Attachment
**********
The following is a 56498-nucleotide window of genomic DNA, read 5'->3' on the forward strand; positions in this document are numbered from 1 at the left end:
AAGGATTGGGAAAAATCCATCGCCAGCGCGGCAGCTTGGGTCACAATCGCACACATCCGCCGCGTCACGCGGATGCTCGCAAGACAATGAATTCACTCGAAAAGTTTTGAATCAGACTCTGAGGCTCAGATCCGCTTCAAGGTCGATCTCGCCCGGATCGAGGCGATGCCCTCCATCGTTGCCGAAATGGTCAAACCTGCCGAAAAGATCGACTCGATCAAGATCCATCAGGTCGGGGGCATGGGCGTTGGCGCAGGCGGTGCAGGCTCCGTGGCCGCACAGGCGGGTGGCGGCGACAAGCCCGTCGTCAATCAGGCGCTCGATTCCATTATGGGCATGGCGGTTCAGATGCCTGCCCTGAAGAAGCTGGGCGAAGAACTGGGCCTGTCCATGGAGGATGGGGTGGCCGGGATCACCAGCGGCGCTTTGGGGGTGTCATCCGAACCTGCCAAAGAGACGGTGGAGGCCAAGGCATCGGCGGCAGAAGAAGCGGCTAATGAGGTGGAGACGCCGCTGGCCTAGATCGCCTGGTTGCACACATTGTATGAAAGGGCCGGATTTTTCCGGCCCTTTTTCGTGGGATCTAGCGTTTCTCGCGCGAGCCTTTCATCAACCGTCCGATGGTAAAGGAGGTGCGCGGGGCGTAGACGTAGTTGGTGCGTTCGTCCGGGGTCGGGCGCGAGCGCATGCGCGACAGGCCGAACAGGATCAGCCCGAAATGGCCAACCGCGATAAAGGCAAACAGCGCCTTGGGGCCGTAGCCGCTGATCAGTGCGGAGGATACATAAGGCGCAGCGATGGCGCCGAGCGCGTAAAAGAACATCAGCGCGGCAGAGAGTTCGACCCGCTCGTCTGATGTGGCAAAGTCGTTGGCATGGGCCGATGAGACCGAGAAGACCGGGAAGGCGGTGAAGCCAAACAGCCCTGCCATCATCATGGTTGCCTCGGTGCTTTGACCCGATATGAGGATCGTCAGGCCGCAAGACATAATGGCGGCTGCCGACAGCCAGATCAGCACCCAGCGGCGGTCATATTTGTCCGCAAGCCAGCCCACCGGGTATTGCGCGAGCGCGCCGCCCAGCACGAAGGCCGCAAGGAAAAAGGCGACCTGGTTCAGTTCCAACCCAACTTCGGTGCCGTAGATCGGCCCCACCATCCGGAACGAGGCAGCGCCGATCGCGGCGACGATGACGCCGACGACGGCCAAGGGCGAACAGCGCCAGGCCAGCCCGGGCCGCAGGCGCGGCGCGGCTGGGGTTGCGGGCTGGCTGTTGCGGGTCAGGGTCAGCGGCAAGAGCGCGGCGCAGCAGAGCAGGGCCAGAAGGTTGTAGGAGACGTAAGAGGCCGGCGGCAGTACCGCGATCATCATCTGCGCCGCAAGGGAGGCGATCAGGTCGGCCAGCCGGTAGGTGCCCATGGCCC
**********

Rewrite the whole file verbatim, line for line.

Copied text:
The following is a 56498-nucleotide window of genomic DNA, read 5'->3' on the forward strand; positions in this document are numbered from 1 at the left end:
AAGGATTGGGAAAAATCCATCGCCAGCGCGGCAGCTTGGGTCACAATCGCACACATCCGCCGCGTCACGCGGATGCTCGCAAGACAATGAATTCACTCGAAAAGTTTTGAATCAGACTCTGAGGCTCAGATCCGCTTCAAGGTCGATCTCGCCCGGATCGAGGCGATGCCCTCCATCGTTGCCGAAATGGTCAAACCTGCCGAAAAGATCGACTCGATCAAGATCCATCAGGTCGGGGGCATGGGCGTTGGCGCAGGCGGTGCAGGCTCCGTGGCCGCACAGGCGGGTGGCGGCGACAAGCCCGTCGTCAATCAGGCGCTCGATTCCATTATGGGCATGGCGGTTCAGATGCCTGCCCTGAAGAAGCTGGGCGAAGAACTGGGCCTGTCCATGGAGGATGGGGTGGCCGGGATCACCAGCGGCGCTTTGGGGGTGTCATCCGAACCTGCCAAAGAGACGGTGGAGGCCAAGGCATCGGCGGCAGAAGAAGCGGCTAATGAGGTGGAGACGCCGCTGGCCTAGATCGCCTGGTTGCACACATTGTATGAAAGGGCCGGATTTTTCCGGCCCTTTTTCGTGGGATCTAGCGTTTCTCGCGCGAGCCTTTCATCAACCGTCCGATGGTAAAGGAGGTGCGCGGGGCGTAGACGTAGTTGGTGCGTTCGTCCGGGGTCGGGCGCGAGCGCATGCGCGACAGGCCGAACAGGATCAGCCCGAAATGGCCAACCGCGATAAAGGCAAACAGCGCCTTGGGGCCGTAGCCGCTGATCAGTGCGGAGGATACATAAGGCGCAGCGATGGCGCCGAGCGCGTAAAAGAACATCAGCGCGGCAGAGAGTTCGACCCGCTCGTCTGATGTGGCAAAGTCGTTGGCATGGGCCGATGAGACCGAGAAGACCGGGAAGGCGGTGAAGCCAAACAGCCCTGCCATCATCATGGTTGCCTCGGTGCTTTGACCCGATATGAGGATCGTCAGGCCGCAAGACATAATGGCGGCTGCCGACAGCCAGATCAGCACCCAGCGGCGGTCATATTTGTCCGCAAGCCAGCCCACCGGGTATTGCGCGAGCGCGCCGCCCAGCACGAAGGCCGCAAGGAAAAAGGCGACCTGGTTCAGTTCCAACCCAACTTCGGTGCCGTAGATCGGCCCCACCATCCGGAACGAGGCAGCGCCGATCGCGGCGACGATGACGCCGACGACGGCCAAGGGCGAACAGCGCCAGGCCAGCCCGGGCCGCAGGCGCGGCGCGGCTGGGGTTGCGGGCTGGCTGTTGCGGGTCAGGGTCAGCGGCAAGAGCGCGGCGCAGCAGAGCAGGGCCAGAAGGTTGTAGGAGACGTAAGAGGCCGGCGGCAGTACCGCGATCATCATCTGCGCCGCAAGGGAGGCGATCAGGTCGGCCAGCCGGTAGGTGCCCATGGCCC